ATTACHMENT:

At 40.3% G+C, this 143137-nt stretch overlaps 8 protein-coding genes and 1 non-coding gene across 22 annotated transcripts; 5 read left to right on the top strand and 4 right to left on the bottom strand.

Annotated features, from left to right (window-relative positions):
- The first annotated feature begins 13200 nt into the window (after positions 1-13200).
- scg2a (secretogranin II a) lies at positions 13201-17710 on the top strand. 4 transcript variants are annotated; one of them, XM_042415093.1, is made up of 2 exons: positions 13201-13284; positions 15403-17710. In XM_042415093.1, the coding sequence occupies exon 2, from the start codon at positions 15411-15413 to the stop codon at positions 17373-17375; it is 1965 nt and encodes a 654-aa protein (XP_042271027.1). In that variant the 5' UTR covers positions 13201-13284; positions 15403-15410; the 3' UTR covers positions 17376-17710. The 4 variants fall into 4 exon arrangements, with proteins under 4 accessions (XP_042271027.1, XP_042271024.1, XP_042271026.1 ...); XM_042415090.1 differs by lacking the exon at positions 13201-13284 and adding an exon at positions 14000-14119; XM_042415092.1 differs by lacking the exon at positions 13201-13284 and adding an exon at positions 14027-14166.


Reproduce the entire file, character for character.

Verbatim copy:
At 40.3% G+C, this 143137-nt stretch overlaps 8 protein-coding genes and 1 non-coding gene across 22 annotated transcripts; 5 read left to right on the top strand and 4 right to left on the bottom strand.

Annotated features, from left to right (window-relative positions):
- The first annotated feature begins 13200 nt into the window (after positions 1-13200).
- scg2a (secretogranin II a) lies at positions 13201-17710 on the top strand. 4 transcript variants are annotated; one of them, XM_042415093.1, is made up of 2 exons: positions 13201-13284; positions 15403-17710. In XM_042415093.1, the coding sequence occupies exon 2, from the start codon at positions 15411-15413 to the stop codon at positions 17373-17375; it is 1965 nt and encodes a 654-aa protein (XP_042271027.1). In that variant the 5' UTR covers positions 13201-13284; positions 15403-15410; the 3' UTR covers positions 17376-17710. The 4 variants fall into 4 exon arrangements, with proteins under 4 accessions (XP_042271027.1, XP_042271024.1, XP_042271026.1 ...); XM_042415090.1 differs by lacking the exon at positions 13201-13284 and adding an exon at positions 14000-14119; XM_042415092.1 differs by lacking the exon at positions 13201-13284 and adding an exon at positions 14027-14166.